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ThinkStock/Erin McCarthy

10 Attempts to Thwart Christmas Tree Thieves

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ThinkStock/Erin McCarthy

Cindy Lou Who proved that being cute won't stop the Grinch from stealing your Christmas tree. Luckily, Santa's posse has other strategies up their fuzzy red sleeves.


The University of Minnesota was losing dozens of evergreens worth thousands of dollars from its grounds every Christmas season. Rather than buying trees, thieves were carrying away entire trees or cutting the tops from larger evergreens to use as holiday decor. That ended when the University's land care team began spraying the trees with skunk scent. The Pepé Le Pew plan is working: Since 2012, not one stinky tree has disappeared.


If you're fresh out of skunk spray, fox pee will do the trick. In Lincoln, Nebraska, the parks department's holiday shopping list includes four gallons of fox urine from a trapping supply company. Parks workers spray city trees with the urine and post signs warning that the scent becomes unbearable indoors. For a double whammy, the city added a hint of skunk essence to its fox urine in 2012 and didn't lose a single tree.


Rounding out the olfactory category is a sulfurous concoction used in Port Republic, New Jersey. Port Republic Mayor Gary Giberson said he doesn't know what the chemical is, but it smells like rotten eggs when it's brought into a warm home. Would-be tree thieves have stayed away since the town introduced the spray with accompanying warning signs.


It's the seasonal version of the fake ADT sign. The Sheriff of Lancaster County, Nebraska described a rural homeowner who deterred tree thieves for several years by posting warning signs without actually spraying the proclaimed scent. That homeowner's luck ran out when, assuming his tree had grown too tall to steal, he stopped posting signs and lost the tree.


Minnesota's Department of Natural Resources staked out a North Woods property for two nights to catch a young couple in the act of stealing spruce trees from government land. The Yuletide Bonnie and Clyde had cut down nearly 2000 trees, which they planned to sell, before they were arrested.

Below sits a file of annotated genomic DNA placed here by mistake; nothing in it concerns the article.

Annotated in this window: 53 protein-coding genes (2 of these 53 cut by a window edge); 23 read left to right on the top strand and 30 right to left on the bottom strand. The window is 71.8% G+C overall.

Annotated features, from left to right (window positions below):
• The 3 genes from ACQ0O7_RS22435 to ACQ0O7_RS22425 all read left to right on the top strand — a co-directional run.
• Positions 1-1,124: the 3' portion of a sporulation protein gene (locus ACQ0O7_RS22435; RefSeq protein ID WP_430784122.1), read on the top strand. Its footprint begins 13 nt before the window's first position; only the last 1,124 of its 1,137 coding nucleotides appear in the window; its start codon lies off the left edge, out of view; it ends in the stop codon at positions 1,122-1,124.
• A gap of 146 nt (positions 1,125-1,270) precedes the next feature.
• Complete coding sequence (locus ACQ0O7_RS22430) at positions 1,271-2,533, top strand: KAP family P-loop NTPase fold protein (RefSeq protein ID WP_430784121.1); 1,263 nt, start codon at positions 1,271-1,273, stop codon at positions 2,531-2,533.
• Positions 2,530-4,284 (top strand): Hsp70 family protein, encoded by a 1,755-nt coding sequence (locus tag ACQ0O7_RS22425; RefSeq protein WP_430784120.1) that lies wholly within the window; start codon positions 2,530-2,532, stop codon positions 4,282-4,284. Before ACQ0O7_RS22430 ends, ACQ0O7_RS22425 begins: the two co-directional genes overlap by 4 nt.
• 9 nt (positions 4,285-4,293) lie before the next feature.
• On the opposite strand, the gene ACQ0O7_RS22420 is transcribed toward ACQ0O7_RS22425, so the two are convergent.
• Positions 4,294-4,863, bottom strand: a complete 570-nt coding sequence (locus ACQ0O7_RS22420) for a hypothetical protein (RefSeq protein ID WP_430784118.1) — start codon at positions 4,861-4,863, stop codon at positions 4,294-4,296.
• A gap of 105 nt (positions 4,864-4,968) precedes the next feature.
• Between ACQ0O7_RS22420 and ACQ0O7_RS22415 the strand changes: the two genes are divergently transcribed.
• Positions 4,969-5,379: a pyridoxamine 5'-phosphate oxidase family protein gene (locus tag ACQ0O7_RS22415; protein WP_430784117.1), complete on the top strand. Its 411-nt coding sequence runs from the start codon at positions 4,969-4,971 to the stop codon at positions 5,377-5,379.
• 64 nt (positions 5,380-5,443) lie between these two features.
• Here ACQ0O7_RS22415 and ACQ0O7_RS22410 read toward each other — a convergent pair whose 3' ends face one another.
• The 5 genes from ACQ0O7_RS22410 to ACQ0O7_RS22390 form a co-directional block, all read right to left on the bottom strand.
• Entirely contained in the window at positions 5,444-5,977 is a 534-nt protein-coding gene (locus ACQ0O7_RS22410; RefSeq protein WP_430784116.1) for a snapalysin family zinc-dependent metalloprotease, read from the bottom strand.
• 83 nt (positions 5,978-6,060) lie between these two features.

As Scoutmaster of Boy Scout Troop 374 in St. Louis, Mark Wilbur battled Christmas tree theft for 30 years. On a blog for Scout leaders, he recalled that "when heating oil was 50 cents a gallon and before guns started appearing in robberies," Boy Scouts took turns sleeping at the troop's tree lot to discourage thieves.


Today the members of Troop 374 stay nestled snug in their beds while security cameras keep watch for them. But the cameras haven't quite earned their badges. They've recorded the same woman raiding the troop's Christmas tree lot three years in a row without aiding in her arrest.


The Irish Christmas Tree Growers Association isn't relying on cameras to ward off would-be bandits. Member growers hire security guards on their farms, and the Irish police have launched air patrols to catch gangs of tree thieves.


Meanwhile, police in East Dorset, England have introduced "secret tracking equipment and DNA technology" into trees and other holiday items sold at local garden centers. When the effort eliminated tree thefts in 2012, the police decided to make "Operation Pine" an annual tradition.


Not all British counter-Grinch-telligence operations are worthy of James Bond. A shop assistant in Wales merely followed a trail of tinsel out the back door to apprehend a man who stole items from the shop's Santa display, including a fully decorated tree.

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Live Smarter
Why the Best Time to Book Your Thanksgiving Travel Is Right Now
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You're never going to get a true steal on holiday plane tickets, but if you want to avoid spending your whole salary flying to visit your relatives over Thanksgiving, the time is nigh to start picking seats. That's according to the experts at Condé Nast Traveler, who cite data from Expedia and Skyscanner.